• Bob Todd - Tuesday, February 18, 2020 - link

    How are low end drives coming to market with insane MSRPs like these? How is the 1TB version $164.99 when the new WD Blue SN550 is faster, has a better warranty, and has a MSRP of $99.99? I know NAND prices continue to clime, but these seem DOA.
  • Bob Todd - Tuesday, February 18, 2020 - link

    Ugh, no edit. "climb"
  • PeachNCream - Wednesday, February 19, 2020 - link

    They ought to kickstarter an edit button or something.
  • otonieru - Wednesday, February 26, 2020 - link

    1TB version is sold for $120 and 512GB for $68 here in my country, while WD SN550 cost me $97 for 500GB version. So you can't compare stuff that way, especially in different markets, where seller would slap ridiculous price to any item with big brand on it (Samsung, WD, etc cost fortune here in Indonesia)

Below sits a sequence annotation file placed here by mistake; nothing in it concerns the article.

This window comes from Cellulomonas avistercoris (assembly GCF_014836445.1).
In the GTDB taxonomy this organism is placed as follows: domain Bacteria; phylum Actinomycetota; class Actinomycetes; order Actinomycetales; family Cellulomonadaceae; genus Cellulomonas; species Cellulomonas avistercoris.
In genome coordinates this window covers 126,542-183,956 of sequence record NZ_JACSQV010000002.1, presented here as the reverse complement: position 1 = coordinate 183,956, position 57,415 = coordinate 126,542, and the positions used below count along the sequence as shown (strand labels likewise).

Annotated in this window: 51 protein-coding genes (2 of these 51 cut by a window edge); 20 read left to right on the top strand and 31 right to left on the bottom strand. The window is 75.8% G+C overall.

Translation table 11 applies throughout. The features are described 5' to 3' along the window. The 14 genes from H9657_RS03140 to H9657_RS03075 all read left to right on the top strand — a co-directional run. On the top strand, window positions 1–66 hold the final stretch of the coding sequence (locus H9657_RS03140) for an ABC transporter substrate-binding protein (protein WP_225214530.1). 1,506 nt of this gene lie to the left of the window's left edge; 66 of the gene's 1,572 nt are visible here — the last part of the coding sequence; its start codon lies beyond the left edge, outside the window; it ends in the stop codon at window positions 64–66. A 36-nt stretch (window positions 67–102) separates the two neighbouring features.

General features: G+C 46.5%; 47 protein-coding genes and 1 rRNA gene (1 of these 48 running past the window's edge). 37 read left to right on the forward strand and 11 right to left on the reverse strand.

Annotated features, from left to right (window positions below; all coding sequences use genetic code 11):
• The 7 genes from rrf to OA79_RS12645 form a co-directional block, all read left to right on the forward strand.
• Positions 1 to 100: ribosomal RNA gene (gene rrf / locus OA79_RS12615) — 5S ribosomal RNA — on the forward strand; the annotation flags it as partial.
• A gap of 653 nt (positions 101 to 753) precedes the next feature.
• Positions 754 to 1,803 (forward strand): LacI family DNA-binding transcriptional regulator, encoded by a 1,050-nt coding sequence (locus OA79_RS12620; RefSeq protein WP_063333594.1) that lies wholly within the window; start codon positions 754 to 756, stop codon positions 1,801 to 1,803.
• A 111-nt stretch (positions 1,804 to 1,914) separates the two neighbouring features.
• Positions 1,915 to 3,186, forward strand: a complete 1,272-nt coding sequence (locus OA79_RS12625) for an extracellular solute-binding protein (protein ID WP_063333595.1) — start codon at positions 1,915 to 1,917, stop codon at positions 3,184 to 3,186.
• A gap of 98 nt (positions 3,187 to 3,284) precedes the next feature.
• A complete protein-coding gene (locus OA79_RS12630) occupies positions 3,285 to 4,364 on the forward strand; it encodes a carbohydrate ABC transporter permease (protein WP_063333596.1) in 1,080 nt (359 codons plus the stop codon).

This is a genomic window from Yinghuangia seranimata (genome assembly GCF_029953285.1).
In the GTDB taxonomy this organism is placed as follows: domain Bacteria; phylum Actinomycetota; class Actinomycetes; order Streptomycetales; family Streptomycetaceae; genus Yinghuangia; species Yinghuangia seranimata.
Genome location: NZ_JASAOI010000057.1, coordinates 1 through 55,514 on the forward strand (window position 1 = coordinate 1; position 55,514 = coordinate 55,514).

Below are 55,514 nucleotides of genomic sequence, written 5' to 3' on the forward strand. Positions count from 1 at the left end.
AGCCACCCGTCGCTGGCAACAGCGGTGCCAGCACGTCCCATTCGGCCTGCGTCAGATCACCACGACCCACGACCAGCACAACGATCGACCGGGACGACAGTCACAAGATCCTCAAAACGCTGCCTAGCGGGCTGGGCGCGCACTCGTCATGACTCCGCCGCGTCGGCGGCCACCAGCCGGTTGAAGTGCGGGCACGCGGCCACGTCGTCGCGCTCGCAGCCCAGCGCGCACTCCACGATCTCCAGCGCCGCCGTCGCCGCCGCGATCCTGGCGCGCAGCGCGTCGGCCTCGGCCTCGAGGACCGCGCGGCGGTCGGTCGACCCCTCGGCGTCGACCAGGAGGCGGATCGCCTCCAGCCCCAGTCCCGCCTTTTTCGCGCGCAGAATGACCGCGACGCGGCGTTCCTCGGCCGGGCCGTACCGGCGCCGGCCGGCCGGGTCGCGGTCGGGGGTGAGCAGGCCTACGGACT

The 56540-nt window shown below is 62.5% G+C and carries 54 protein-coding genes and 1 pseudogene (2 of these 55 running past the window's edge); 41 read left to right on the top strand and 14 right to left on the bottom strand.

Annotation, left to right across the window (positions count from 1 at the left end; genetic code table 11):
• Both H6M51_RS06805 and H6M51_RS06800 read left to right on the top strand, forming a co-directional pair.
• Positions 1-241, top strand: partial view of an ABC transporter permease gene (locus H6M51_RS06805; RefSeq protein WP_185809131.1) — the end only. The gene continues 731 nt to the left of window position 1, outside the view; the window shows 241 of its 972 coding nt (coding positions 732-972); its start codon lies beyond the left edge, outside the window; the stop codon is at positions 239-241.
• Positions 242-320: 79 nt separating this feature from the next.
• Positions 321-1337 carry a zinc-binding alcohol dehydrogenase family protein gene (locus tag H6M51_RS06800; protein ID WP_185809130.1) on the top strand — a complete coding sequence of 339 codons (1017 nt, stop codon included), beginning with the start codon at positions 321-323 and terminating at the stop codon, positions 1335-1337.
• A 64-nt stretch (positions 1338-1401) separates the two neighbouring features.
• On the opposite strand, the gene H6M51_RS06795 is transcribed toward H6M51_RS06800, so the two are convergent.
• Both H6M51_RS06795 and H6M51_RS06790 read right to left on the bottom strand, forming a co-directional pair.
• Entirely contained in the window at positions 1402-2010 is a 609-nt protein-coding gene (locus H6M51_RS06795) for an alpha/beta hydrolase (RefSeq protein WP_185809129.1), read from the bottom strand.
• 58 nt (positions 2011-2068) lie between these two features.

• otonieru - Wednesday, February 26, 2020 - link

    and if you say that with $29 bucks more people over here should still grab WD instead, they wont agree with you, $29 bucks is a lot of money overhere.
  • shabby - Tuesday, February 18, 2020 - link

    I think Anton needs a refresher course on what is considered cheap... this is cheap, not this dramless patriot crap.
  • Billy Tallis - Tuesday, February 18, 2020 - link

    Comparing launch MSRP against an unknown third-party international seller isn't exactly reasonable.
  • Retycint - Tuesday, February 18, 2020 - link

    Never knew budget meant $165 for 1TB. That's an insanely high price for a DRAM-less, low-tier drive. The ADATA SX8200 Pro is only $150 (and $140 right now on sale) and is superior in basically every single aspect.
  • Bob Todd - Tuesday, February 18, 2020 - link

    You are comparing MSRP and street prices. That ADATA has a MSRP of $219.99. We don't know what the street prices of these will be. But I am concerned that the MSRP of this is over 50% higher than the faster WD SN550.